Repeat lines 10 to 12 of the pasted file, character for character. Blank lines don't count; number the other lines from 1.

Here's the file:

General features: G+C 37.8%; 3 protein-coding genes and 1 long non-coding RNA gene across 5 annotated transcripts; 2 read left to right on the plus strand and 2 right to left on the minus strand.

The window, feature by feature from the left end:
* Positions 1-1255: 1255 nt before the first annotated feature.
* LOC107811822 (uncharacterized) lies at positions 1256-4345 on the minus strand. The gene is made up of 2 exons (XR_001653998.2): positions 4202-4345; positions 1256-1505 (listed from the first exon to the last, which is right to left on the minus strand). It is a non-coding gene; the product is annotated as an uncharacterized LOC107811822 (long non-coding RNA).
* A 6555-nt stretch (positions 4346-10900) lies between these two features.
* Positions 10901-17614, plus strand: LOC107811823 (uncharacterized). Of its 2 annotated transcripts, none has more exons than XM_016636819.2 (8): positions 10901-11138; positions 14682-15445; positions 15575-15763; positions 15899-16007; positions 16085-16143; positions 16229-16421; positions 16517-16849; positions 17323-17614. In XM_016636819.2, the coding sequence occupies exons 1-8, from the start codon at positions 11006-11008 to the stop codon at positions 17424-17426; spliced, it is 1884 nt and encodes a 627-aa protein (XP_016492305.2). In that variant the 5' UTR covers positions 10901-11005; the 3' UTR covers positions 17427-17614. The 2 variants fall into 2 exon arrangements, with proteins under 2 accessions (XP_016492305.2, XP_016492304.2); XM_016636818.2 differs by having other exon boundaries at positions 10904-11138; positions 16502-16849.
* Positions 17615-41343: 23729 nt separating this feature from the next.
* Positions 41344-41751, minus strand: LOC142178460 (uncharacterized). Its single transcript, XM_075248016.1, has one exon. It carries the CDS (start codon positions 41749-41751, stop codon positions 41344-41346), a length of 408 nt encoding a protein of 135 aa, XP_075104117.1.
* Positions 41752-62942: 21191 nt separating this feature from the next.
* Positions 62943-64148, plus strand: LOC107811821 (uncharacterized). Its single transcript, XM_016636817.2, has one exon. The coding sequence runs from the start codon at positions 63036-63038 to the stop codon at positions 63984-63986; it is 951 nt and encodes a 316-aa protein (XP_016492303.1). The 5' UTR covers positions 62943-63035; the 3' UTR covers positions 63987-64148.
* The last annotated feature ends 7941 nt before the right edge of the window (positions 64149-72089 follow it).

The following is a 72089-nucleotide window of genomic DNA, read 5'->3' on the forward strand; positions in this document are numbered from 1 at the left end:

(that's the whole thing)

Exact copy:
* Positions 62943-64148, plus strand: LOC107811821 (uncharacterized). Its single transcript, XM_016636817.2, has one exon. The coding sequence runs from the start codon at positions 63036-63038 to the stop codon at positions 63984-63986; it is 951 nt and encodes a 316-aa protein (XP_016492303.1). The 5' UTR covers positions 62943-63035; the 3' UTR covers positions 63987-64148.
* The last annotated feature ends 7941 nt before the right edge of the window (positions 64149-72089 follow it).

The following is a 72089-nucleotide window of genomic DNA, read 5'->3' on the forward strand; positions in this document are numbered from 1 at the left end: